gender in a vacuum?

Linda Purrington (
Tue, 21 Apr 1998 22:24:58 -0700

Well, no--it isn't possible to discuss single-sex schools, or gender at
all in a vacuum. Everything you say or think about gender roles is
embedded in history and society. Yes, we are all more or less committed
to equity; obviously, part of society is less committed, because we do
in fact have entrenched inequity. But let's say we here in this
cyberlivingroom, are all committed to equity for both boys and girls;
and I am quite sure that is true. The children in our families are all
dear to us, and we wish the best for them, including at school, and in
life--regardless of what gender they are. But we are here under a
cyberumbrella called edequity precisely because we have a sharp or
perhaps just vague sense that something has been and is inequitable. And
that something inequitable didn't just stop yesterday and leave us with
children who have no separate history, and who are indistinguishable
from each other except that each has a little nametag marked M or F,
assigned by computer generation of random numbers.
Because if that were the case--if that was what we had before us, and
we were to work out not a personal anecdote, but a public policy that
might be defended before a world court 100 years from now, as well as
defended before the U.S. Supreme Court 10 years from now--we would not
have a reason to discuss anything. So we must think that for some reason
there is a difference between boys and girls that affects their ability
to learn in each other's presence. Is that what we think? That somehow
boys and girls intrinsically just can't concentrate in each others
presence? Hormones get in the way? And before and after things are
exactly equal? Or equitable (someone should define equity and equality
again, it is a crucial distinction, like the distinction between sex and
Let's think it through a bit from another point of view. Could we
posit the same classroom, now separated into whites and blacks. Now,
remember, the B and W on each child's name tags have been assigned
randomly. Do you think there is any reason why those children should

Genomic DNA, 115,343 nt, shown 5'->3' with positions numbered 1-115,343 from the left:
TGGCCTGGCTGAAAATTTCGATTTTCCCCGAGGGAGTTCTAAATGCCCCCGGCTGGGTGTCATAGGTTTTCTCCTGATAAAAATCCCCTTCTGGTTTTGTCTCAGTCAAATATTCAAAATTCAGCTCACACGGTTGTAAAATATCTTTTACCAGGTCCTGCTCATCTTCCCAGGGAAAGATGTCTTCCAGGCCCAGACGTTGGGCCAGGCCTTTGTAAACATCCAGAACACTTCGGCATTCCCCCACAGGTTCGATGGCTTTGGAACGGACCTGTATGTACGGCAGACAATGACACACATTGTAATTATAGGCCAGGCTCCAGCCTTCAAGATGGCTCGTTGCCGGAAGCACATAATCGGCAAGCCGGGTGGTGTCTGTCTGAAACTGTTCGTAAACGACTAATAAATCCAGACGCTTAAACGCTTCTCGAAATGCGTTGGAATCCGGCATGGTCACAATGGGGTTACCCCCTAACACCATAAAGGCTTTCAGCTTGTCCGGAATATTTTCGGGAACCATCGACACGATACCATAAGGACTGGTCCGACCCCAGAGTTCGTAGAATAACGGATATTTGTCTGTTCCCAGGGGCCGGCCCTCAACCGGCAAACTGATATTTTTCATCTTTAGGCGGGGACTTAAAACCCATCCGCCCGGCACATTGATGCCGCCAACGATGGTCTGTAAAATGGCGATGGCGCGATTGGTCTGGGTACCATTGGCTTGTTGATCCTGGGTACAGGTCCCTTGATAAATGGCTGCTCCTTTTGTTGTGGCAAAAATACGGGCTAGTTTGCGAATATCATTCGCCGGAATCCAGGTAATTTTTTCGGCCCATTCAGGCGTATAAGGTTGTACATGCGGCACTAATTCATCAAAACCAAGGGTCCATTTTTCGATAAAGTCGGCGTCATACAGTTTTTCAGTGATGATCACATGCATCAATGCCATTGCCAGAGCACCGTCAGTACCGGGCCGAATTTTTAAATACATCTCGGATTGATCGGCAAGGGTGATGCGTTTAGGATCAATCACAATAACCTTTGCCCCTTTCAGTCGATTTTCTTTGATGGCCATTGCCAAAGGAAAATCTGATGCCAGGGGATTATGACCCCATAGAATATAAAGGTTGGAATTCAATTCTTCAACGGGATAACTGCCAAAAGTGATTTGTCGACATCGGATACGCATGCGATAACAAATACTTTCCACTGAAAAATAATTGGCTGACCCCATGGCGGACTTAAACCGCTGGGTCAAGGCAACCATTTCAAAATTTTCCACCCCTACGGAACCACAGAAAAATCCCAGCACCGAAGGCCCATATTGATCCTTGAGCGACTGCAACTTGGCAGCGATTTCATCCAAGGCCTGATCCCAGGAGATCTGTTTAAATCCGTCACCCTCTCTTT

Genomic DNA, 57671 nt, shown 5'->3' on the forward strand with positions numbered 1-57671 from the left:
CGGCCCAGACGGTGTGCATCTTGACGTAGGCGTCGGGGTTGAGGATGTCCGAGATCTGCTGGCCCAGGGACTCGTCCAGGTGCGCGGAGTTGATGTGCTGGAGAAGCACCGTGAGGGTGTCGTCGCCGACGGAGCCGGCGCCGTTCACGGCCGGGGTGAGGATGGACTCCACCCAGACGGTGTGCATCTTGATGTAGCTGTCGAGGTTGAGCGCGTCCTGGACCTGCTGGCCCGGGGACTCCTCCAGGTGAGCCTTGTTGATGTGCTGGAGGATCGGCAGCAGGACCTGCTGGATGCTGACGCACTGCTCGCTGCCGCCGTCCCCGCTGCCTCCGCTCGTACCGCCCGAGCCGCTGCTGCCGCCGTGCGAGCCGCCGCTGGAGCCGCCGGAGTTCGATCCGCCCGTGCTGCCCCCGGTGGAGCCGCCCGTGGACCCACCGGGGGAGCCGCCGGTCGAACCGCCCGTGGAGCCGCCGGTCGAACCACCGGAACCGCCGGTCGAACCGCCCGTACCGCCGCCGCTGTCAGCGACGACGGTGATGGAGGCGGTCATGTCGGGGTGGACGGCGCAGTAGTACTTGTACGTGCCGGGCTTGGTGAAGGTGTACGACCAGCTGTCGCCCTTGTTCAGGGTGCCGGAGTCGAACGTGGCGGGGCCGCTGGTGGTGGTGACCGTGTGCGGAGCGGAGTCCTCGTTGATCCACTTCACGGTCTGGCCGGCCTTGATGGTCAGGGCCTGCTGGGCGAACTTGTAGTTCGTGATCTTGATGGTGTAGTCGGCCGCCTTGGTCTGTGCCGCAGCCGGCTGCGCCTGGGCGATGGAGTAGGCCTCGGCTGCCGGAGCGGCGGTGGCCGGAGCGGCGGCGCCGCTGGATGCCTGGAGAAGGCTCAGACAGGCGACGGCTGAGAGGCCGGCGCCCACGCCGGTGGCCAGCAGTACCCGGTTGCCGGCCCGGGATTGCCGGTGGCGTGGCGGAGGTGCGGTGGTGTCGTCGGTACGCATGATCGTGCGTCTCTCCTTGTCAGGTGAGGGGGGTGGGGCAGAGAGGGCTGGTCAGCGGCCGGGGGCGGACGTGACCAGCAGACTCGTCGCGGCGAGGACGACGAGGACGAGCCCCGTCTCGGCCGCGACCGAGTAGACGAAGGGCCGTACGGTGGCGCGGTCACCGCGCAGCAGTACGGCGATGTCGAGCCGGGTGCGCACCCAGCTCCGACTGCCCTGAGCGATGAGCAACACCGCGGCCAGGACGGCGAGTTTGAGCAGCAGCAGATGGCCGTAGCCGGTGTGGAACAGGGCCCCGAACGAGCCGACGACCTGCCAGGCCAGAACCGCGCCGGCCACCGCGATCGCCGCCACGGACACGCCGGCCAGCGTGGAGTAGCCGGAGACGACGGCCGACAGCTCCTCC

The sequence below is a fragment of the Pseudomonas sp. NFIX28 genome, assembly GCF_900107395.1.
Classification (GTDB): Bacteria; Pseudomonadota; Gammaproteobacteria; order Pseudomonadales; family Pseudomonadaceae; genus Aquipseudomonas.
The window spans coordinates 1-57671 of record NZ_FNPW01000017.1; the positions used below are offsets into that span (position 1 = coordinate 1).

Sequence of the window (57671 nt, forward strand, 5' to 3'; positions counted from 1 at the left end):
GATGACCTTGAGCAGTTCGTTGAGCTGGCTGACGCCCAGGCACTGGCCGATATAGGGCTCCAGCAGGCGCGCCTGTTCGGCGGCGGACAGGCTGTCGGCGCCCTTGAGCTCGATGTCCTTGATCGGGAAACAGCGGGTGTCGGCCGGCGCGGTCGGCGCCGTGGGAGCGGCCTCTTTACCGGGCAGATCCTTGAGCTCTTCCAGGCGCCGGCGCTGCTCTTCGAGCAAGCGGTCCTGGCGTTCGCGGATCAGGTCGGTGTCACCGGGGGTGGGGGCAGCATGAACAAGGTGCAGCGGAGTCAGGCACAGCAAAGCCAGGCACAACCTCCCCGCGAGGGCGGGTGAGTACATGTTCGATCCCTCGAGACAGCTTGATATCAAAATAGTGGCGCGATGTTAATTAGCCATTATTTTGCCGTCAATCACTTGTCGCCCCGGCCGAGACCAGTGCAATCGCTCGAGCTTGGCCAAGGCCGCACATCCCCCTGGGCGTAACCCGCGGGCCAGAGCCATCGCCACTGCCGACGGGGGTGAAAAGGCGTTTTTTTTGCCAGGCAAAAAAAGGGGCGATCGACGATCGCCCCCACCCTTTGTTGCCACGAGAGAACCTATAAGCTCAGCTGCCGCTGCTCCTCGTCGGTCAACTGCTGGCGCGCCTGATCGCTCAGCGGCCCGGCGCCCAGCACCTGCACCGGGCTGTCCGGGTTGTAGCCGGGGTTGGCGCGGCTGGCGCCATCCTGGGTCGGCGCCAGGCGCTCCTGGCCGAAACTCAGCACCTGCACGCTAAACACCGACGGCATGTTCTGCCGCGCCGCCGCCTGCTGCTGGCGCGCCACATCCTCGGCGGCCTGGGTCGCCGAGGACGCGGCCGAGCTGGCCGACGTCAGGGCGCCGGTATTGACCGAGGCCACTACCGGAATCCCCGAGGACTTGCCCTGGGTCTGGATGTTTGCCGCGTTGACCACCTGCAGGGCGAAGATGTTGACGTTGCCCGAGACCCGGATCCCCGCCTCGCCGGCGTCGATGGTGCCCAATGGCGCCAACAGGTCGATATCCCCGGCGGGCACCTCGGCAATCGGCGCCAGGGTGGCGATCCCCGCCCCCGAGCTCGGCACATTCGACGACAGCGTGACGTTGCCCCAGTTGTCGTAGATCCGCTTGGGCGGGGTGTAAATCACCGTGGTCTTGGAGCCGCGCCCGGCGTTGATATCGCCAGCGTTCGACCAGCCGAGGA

learn in separate classroooms? Well, if you have uncontrolled racism
toward blacks, yes, you as a black mother might well want your child in
another classroom. The key is the word "uncontrolled": what we need to
pledge ourselves to over and over, is to control our classroooms. To make
them safe for black and white child alike; for girl and boy alike. That
levels the playing ground for learning and education. To do that we will
need to take history and society into consideration. Racism and sexism do
not spring up in a vacuum, and we cannot construct a public policy for
our children's children without reckoning with them.
We also can't do without stats and evidence. Anecdotes are nice, but
they are not enough. Statistics can of course be twisted; but there is a
point at which an educated person can say, OK, I know enough to make a
decision, although of course I will keep my mind open to new evidence as
it comes in.
And here's an anecdote, because we all love anecdotes--they are so much
more alive than stats, which are like bran cereal: I went to a
single-sex high school too, and I loved it; it saved me from fibbing in
class about knowing the answers (the boys weren't fond of smart girls
then--or now). But I would have been happier yet if I could have gone to
a coed school and been valued for who I was. There's a reason why it
makes you happy to separate the social scene from the intellectual
scene--it's because the social status of women is tangled up by sexism,
and it is painful to learn that at the same time you are learning you
have feelings for the opposite sex. It is so devastating, to find that
the very object of potential love thinks girls are dumb--and prefers
them that way. I think that is a very good appeal to the friendly men
who are our potential allies--you matter to us, and the way our sons
grow up matters to us--we want the education system to raise men whom we
could reasonably love, and whom we could feel happy about our daughters'
loving. In a coed school we can confront the sexism and begin to work
out ways of dealing with it; and we can deal with inequities as they
arise. And it is more likely that the funds for the library will be
equal, because it will be the same library.

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